Sunday, June 22, 2008

When Camille Met Auguste: Part Two

Camille Claudel - La Valse (detail), 1889-95

[Claudel] remained confident that in time her talent would be publicly recognised. Time, though, was running out. At her age, Rodin hadn't made much more progress socially, nor acquired many more graces. But women reached a social zenith that lasted as long as their youthful beauty; men seemed ever more attractive as they aged. The asset Claudel might have parlayed into professional opportunities was diminishing, while Rodin's artistic success was beginning to glow with a sexual aura.

. . .

Rodin's identity after the 1880s merged aesthetics with sexuality. He believed that his art and his virility came from the same source, and so did his contemporaries.

. . .

The marks of vigorous modelling Rodin left in clay, or the swift signs on paper, his ability to combine human figures in endlessly new permutations, the sheer quantity of his output and, above all, the erotic themes of his sculpture, all became indistinguishable from his personal sexuality. No one seemed able to write about Rodin's work, least of all Rodin himself, without using sexual metaphors. Language conflated nature, masculinity, and creativity. Bourdelle called his teacher "the great penetrator of human forms," and the different ways we might read that epithet today all meant the same things then.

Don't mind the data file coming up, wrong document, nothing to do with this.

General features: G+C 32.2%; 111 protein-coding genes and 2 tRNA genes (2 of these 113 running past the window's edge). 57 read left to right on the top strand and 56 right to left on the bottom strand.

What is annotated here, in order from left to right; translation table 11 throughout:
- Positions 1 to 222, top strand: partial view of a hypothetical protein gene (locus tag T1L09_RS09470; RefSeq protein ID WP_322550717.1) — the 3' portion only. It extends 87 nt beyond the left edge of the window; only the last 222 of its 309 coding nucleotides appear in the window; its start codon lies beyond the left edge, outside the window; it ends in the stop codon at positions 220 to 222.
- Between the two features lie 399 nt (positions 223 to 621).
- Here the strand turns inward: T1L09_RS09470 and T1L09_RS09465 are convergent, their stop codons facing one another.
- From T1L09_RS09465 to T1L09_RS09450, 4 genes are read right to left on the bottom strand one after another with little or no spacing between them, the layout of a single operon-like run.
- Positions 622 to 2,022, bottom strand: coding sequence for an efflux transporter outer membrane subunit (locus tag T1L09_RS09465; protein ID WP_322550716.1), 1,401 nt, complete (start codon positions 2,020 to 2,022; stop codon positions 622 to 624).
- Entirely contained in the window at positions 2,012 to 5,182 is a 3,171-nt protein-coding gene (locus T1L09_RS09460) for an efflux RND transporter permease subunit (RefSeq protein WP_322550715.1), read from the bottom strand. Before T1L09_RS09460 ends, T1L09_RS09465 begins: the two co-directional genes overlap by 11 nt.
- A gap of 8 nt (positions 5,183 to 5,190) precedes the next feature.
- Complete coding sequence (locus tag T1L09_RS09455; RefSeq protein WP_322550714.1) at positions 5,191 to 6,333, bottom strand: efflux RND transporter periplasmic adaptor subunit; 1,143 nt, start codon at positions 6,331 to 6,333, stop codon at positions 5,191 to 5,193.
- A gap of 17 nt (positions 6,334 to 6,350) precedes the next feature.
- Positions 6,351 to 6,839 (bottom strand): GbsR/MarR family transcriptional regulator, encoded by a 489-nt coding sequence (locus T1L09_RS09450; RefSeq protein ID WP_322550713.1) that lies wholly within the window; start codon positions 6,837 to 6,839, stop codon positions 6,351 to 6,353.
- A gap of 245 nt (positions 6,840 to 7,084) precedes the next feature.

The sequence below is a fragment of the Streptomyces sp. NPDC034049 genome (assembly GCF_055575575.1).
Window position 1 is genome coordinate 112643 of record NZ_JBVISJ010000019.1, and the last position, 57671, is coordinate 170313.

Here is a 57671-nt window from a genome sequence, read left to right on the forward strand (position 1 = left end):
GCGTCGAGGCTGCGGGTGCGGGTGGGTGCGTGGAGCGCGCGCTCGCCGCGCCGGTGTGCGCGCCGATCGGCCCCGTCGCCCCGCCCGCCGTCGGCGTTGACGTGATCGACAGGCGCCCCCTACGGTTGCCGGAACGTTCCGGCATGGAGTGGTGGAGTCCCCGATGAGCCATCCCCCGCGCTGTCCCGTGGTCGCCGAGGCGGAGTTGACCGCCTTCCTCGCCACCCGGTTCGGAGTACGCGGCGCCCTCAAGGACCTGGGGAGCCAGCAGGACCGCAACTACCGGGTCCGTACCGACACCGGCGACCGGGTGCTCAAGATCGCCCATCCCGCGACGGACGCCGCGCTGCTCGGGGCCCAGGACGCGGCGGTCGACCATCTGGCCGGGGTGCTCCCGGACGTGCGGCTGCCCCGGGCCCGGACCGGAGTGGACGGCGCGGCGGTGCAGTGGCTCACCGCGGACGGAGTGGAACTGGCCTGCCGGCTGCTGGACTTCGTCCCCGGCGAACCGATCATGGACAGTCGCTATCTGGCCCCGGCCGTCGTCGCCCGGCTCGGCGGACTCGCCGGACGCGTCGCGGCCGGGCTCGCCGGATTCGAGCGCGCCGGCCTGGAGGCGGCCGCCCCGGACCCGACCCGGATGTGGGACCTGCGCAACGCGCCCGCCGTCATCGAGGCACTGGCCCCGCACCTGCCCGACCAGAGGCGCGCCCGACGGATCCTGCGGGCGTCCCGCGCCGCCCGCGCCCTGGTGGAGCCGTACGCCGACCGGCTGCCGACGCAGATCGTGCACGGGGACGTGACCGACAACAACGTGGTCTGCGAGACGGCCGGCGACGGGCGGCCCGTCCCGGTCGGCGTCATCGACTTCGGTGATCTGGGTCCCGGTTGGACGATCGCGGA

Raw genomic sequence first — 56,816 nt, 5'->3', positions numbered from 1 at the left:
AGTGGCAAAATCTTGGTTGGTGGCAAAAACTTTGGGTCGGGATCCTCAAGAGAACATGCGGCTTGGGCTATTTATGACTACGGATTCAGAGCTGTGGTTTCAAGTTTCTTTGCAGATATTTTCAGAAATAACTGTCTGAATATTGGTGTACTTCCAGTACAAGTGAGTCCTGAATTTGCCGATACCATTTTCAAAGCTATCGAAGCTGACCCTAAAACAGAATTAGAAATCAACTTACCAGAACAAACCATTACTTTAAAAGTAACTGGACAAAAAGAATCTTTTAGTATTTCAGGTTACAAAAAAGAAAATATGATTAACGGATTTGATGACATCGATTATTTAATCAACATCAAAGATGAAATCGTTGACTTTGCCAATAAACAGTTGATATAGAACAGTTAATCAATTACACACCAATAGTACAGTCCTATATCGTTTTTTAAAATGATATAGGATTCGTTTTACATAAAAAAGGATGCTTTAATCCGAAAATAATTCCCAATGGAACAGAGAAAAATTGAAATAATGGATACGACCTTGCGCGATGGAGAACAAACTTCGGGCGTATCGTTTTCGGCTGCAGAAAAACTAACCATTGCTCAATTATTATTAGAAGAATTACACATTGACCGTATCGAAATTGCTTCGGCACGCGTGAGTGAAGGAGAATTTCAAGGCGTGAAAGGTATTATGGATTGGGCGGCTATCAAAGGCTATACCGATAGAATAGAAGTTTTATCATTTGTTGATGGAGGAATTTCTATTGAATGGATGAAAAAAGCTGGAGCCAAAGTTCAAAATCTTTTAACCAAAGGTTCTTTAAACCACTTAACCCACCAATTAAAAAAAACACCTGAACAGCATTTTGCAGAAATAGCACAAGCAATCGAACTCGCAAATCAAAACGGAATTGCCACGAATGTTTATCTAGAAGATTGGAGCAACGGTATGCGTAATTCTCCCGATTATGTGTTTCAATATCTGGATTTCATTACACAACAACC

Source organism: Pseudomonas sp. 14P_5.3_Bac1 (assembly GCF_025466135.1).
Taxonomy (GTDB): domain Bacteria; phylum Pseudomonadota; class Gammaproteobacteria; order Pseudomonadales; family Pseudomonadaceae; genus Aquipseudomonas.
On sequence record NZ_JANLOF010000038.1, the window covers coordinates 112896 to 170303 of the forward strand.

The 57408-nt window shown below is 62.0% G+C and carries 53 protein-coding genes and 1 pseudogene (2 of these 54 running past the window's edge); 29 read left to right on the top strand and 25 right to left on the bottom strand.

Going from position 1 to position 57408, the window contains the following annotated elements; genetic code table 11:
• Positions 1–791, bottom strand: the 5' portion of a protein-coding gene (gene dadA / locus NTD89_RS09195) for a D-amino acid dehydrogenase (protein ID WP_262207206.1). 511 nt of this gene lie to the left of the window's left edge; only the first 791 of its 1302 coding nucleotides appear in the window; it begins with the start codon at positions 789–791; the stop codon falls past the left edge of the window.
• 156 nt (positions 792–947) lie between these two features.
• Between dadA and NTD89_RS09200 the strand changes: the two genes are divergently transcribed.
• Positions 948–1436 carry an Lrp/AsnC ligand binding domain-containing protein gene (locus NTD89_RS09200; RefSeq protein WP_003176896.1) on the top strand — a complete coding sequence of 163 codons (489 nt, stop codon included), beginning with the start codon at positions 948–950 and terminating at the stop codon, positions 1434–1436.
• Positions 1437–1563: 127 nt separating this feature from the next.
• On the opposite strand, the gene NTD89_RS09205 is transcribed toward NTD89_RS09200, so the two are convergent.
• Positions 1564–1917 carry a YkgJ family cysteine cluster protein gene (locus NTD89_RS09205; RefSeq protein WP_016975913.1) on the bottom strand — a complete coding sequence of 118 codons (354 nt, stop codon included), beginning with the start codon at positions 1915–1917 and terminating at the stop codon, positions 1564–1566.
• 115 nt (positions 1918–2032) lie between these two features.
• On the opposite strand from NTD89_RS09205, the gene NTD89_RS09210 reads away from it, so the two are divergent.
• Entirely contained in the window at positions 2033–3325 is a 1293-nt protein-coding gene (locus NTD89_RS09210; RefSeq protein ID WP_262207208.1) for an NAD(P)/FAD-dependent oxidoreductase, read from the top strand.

. . .

Rodin's meanings empowered [his] avant-garde audience, enhanced their identity, freed them from ordinary bourgeois social constraints, and gave women - among them, of course, Camille Claudel - a newly positive belief in their own potential.

Rodins' work, however, carried different sexual meanings to other audiences. Nor were the formal messages of his sculpture immune, even among their intended audience, from the social values then prevailing in Europe. To anyone not versed in the elaborate terminology and sophistication of the art world, and to more than a few intellectuals once they stopped talking aesthetics, the figure of a headless, limbless woman with her legs splayed was nothing but a cunt.

Auguste Rodin - Iris, 1890

When he represented women, Rodin sedulously separated all signs of agency, individuality, or thought from any signs of sexuality. Far from guaranteeing a complete potency, women's gender was understood as a biological limitation. In Rodin's work, sexuality promises to unite men, but differentiates among women. Rodin treated upper-class women as portraits and his hired models as anonymous sexual creatures. Of course, what woman would want to pay to be represented by her genitalia? But isn't that the point? No woman whose class or economic situation allowed her any control over Rodin's production would tolerate this interpretation of other women for herself, because she understood the current derogatory implications of those representations all too clearly, despite their formal beauty. And no amount of social power then available to any woman could make her into a Thinker.

. . .